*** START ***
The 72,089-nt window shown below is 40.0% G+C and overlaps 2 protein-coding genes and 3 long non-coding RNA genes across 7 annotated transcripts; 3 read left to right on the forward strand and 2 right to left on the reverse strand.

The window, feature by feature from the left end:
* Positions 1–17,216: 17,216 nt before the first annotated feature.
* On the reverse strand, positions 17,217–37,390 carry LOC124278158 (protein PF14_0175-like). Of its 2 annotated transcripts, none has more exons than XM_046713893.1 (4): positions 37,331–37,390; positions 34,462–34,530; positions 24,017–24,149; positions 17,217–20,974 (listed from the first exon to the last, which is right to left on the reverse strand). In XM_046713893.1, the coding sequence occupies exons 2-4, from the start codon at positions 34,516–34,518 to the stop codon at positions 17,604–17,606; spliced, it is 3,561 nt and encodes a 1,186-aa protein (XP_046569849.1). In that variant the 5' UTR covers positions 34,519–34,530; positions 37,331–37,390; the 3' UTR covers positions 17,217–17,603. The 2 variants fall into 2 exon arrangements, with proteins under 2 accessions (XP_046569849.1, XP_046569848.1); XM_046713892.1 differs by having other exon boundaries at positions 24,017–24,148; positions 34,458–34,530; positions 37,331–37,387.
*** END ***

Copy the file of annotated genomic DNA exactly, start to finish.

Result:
The 72,089-nt window shown below is 40.0% G+C and overlaps 2 protein-coding genes and 3 long non-coding RNA genes across 7 annotated transcripts; 3 read left to right on the forward strand and 2 right to left on the reverse strand.

The window, feature by feature from the left end:
* Positions 1–17,216: 17,216 nt before the first annotated feature.
* On the reverse strand, positions 17,217–37,390 carry LOC124278158 (protein PF14_0175-like). Of its 2 annotated transcripts, none has more exons than XM_046713893.1 (4): positions 37,331–37,390; positions 34,462–34,530; positions 24,017–24,149; positions 17,217–20,974 (listed from the first exon to the last, which is right to left on the reverse strand). In XM_046713893.1, the coding sequence occupies exons 2-4, from the start codon at positions 34,516–34,518 to the stop codon at positions 17,604–17,606; spliced, it is 3,561 nt and encodes a 1,186-aa protein (XP_046569849.1). In that variant the 5' UTR covers positions 34,519–34,530; positions 37,331–37,390; the 3' UTR covers positions 17,217–17,603. The 2 variants fall into 2 exon arrangements, with proteins under 2 accessions (XP_046569849.1, XP_046569848.1); XM_046713892.1 differs by having other exon boundaries at positions 24,017–24,148; positions 34,458–34,530; positions 37,331–37,387.